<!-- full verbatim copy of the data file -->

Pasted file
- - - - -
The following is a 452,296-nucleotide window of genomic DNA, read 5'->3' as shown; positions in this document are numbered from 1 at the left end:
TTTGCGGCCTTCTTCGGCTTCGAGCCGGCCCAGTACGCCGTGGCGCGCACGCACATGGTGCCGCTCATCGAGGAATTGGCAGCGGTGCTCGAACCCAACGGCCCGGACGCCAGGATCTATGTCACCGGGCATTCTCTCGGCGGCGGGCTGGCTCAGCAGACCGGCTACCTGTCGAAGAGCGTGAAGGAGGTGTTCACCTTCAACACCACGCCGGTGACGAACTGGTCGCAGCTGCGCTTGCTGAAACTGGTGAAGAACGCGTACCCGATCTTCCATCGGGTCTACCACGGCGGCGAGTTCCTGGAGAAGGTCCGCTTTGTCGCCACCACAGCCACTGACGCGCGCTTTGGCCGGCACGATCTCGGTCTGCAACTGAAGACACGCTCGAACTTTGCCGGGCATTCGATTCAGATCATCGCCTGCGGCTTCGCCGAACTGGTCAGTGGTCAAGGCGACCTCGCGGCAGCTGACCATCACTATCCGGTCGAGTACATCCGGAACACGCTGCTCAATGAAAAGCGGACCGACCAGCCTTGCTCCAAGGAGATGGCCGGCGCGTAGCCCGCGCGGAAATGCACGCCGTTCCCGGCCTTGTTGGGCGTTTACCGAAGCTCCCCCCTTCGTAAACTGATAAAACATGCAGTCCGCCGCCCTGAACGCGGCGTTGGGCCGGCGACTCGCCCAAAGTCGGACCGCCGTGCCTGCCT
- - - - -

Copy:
The following is a 452,296-nucleotide window of genomic DNA, read 5'->3' as shown; positions in this document are numbered from 1 at the left end:
TTTGCGGCCTTCTTCGGCTTCGAGCCGGCCCAGTACGCCGTGGCGCGCACGCACATGGTGCCGCTCATCGAGGAATTGGCAGCGGTGCTCGAACCCAACGGCCCGGACGCCAGGATCTATGTCACCGGGCATTCTCTCGGCGGCGGGCTGGCTCAGCAGACCGGCTACCTGTCGAAGAGCGTGAAGGAGGTGTTCACCTTCAACACCACGCCGGTGACGAACTGGTCGCAGCTGCGCTTGCTGAAACTGGTGAAGAACGCGTACCCGATCTTCCATCGGGTCTACCACGGCGGCGAGTTCCTGGAGAAGGTCCGCTTTGTCGCCACCACAGCCACTGACGCGCGCTTTGGCCGGCACGATCTCGGTCTGCAACTGAAGACACGCTCGAACTTTGCCGGGCATTCGATTCAGATCATCGCCTGCGGCTTCGCCGAACTGGTCAGTGGTCAAGGCGACCTCGCGGCAGCTGACCATCACTATCCGGTCGAGTACATCCGGAACACGCTGCTCAATGAAAAGCGGACCGACCAGCCTTGCTCCAAGGAGATGGCCGGCGCGTAGCCCGCGCGGAAATGCACGCCGTTCCCGGCCTTGTTGGGCGTTTACCGAAGCTCCCCCCTTCGTAAACTGATAAAACATGCAGTCCGCCGCCCTGAACGCGGCGTTGGGCCGGCGACTCGCCCAAAGTCGGACCGCCGTGCCTGCCT